r/HistoryPorn - Pablo Picasso works on 'Guernica', commissioned by the Spanish Republicans in 1937 after the aerial bombing of Guernica by the Nationalists, Luftwaffe, and Italian Aviazione Legionaria. Because a majority of Guernica's men were away fighting, the casualties were mostly women and …
The Master is working on his masterpiece which will be called “Guernica.”

He worked with his canvas against the wall and completed the painting’s upper parts on a ladder. Even for Picasso, working on such a large canvas was challenging. We can understand the details of the painting process from the pictures taken by the photographer Dora Maar, with whom Picasso was together at that time.


What is Cubism?

Cubism is an early-20th-century avant-garde art movement. As a matter of fact, Cubism was born against impressionism. But, like the other art movements, it emerged in France.

The Impressionists painted slices of everyday life in natural light: people on a picnic, a walk in the park, an outdoor summer dance. The impressionists blend and paint the impression from the image using colors and light.

Contrarily, Cubists wanted to replace the visible with the mind. In other words, Cubism could be called the artsy side of Einstein’s theory of relativity. All is relative; what you see depends upon your point of view!

Claude Monet, The Waterlily Pond: Green Harmony,1899, Impressionism.
Pablo Picasso, Portrait de Dora Maar, 1937, Cubism.
In cubism, all is relative; what you see depends upon your point of view!

Did Pablo Picasso Invent Cubism?

Georges Braque and Pablo Picasso invented Cubism to observe all views of a person or an object at once, from any angle. Therefore, They rearranged forms, gave a new mean to them, and the resemblance sheared away—a different vision of something compact, solid, and firm. Since Renaissance art, painters gave a sense of depth with perspective, but cubists aimed to provide geometry.

Once, Picasso was said;

I’m getting beyond surface appearances, to the core.

Pablo Picasso
Georges Braque and Pablo Picasso invented Cubism.

What did you catch from your first glance? If you are unsure what you will say, it is normal because this painting is like solving a puzzle or making it from scratch.

Pyramid of writhing bodies, the wounded horse, the massive bull, the candlelight bearer, dead babies, distraught mothers, a single daisy, unmistakable puncture mark on the fallen warrior’s hand.

Before, We mentioned that the bombs destroyed the city, and everything became unclear, and also we said Cubism gives new forms to the object. In fact, with this unfortunate event, Guernica has changed in conditions just like Cubism.

That is to say, Guernica had gone Cubist!


Now that we know its story and movement, it is time to examine it in detail. You are in front of the overwhelming canvas, and you feel like it wraps around you, immerses you. Later, You start to think, what is all the meaning of these larger-than-life figures, and what does Picasso want to tell us with this painting?

Firstly, since it emphasizes the Civilians’ suffering, Guernica is black and white. Pablo Picasso pictures Guernica as a night massacre, even though it was actually dead in the afternoon.

In addition, here, we are looking into a closed space like a room. We can guess from the door on the right of the painting. TIn addition, here, we are looking into a closed space like a room. We can guess from the door on the right of the painting. There are loads of puzzle-like figures waiting to be life-like to illustrate, a pyramid of writhing bodies, the wounded horse, the massive bull, the candlelight bearer, dead babies, distraught mothers, and a single daisy unmistakable puncture mark on the fallen warrior’s hand.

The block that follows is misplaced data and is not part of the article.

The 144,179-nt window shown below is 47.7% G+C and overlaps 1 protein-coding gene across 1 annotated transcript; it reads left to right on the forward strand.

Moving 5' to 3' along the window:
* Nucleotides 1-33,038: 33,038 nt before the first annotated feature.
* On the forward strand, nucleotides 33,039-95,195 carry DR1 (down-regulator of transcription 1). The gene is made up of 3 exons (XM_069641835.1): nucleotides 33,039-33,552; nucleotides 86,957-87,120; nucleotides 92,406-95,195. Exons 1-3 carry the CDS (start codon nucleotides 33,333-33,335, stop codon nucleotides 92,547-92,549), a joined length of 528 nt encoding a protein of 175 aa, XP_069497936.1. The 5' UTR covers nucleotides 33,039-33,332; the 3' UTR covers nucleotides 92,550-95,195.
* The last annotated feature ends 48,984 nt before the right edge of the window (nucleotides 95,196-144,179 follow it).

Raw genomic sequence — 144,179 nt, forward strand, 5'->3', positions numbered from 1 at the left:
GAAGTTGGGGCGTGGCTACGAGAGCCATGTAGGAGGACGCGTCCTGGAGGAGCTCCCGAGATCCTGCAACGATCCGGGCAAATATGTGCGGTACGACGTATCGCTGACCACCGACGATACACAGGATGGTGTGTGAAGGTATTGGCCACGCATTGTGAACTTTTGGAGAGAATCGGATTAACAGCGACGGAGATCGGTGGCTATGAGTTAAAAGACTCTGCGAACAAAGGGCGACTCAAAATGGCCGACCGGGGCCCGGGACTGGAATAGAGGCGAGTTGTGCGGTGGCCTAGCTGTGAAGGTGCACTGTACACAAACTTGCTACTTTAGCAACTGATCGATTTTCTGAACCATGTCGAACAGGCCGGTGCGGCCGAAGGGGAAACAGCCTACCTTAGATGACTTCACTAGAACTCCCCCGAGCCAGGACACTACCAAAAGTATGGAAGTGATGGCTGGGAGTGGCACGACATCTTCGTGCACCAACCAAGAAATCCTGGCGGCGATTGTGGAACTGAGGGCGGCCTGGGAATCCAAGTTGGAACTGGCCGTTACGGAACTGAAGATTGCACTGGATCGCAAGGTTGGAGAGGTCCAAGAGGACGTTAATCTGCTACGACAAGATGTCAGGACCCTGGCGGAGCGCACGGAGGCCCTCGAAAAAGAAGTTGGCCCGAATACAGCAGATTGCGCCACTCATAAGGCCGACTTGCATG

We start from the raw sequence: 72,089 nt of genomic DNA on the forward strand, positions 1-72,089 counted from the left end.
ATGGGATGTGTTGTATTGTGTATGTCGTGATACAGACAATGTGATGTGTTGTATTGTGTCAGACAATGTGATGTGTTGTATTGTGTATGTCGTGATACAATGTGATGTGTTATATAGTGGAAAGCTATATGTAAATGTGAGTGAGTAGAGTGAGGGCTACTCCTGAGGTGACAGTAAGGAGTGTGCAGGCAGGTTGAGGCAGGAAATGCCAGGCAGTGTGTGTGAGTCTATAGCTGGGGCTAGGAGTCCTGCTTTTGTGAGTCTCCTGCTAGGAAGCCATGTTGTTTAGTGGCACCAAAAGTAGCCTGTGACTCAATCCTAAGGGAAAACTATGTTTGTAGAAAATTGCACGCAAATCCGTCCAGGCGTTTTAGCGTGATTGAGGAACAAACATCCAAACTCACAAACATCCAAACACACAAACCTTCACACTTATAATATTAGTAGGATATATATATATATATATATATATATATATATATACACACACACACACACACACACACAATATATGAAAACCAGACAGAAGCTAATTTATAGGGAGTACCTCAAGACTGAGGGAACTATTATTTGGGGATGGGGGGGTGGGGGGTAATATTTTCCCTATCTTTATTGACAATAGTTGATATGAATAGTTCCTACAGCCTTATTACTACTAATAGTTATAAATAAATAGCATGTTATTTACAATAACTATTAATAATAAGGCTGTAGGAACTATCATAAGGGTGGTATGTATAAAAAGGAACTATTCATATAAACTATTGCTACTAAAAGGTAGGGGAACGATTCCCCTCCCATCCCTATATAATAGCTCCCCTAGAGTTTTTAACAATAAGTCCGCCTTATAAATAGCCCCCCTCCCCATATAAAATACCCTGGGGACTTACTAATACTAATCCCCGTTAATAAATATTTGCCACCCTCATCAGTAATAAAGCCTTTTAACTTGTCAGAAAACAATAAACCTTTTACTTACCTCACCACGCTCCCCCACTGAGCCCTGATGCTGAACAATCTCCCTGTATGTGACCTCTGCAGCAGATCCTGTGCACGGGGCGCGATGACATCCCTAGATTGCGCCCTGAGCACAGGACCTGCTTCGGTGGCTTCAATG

Hand or Plane?

In the first place, a woman, kneeling with arms outstretched, right in front of the door seems to escape from flames. According to us, if you look carefully at her right-hand looks like a plane. This reference is made directly to the planes bombing the city. Right above the woman, the window was placed, and who knows if it is a glimmer of hope or not? However, flames lick through the window in front of the figure, suggesting that the rest of the town is also under attack.

Detail of the woman with her right-hand looks like a plane.

An Important Cultural Symbol of Spain

On the left of the painting, there is a massive bull. The bull usually signifies strength, and the bull or minotaur is a motif that the artist used many times in his work. Back then, Picasso witnessed the bulls’ suffering during the bullfight in his childhood, and later this pain found a place in Guernica. When looked carefully, another bull is located right behind this bull, attacking the horse. There is a pigeon between the bull and the horse also. 

The massive bull figure detail in Guernica.

When you look at the bull’s tail is unclear whether the bull is twitching its tail or whether the tail is actually on fire.

Troubled Mother and Child

Below the giant bull, we see a troubled mother figure carrying her child in her arms. The disjointed style of the woman’s face conveys an impression of deep anguish. Her head is thrown back in a scream of despair, and Picasso has painted a spike for her tongue, a shape that expresses the most genuine form of her pain. Some associate this description of mother and child with Mary and child Jesus. 

The troubled mother and her child detail in Guernica.

Floating Female Flies Through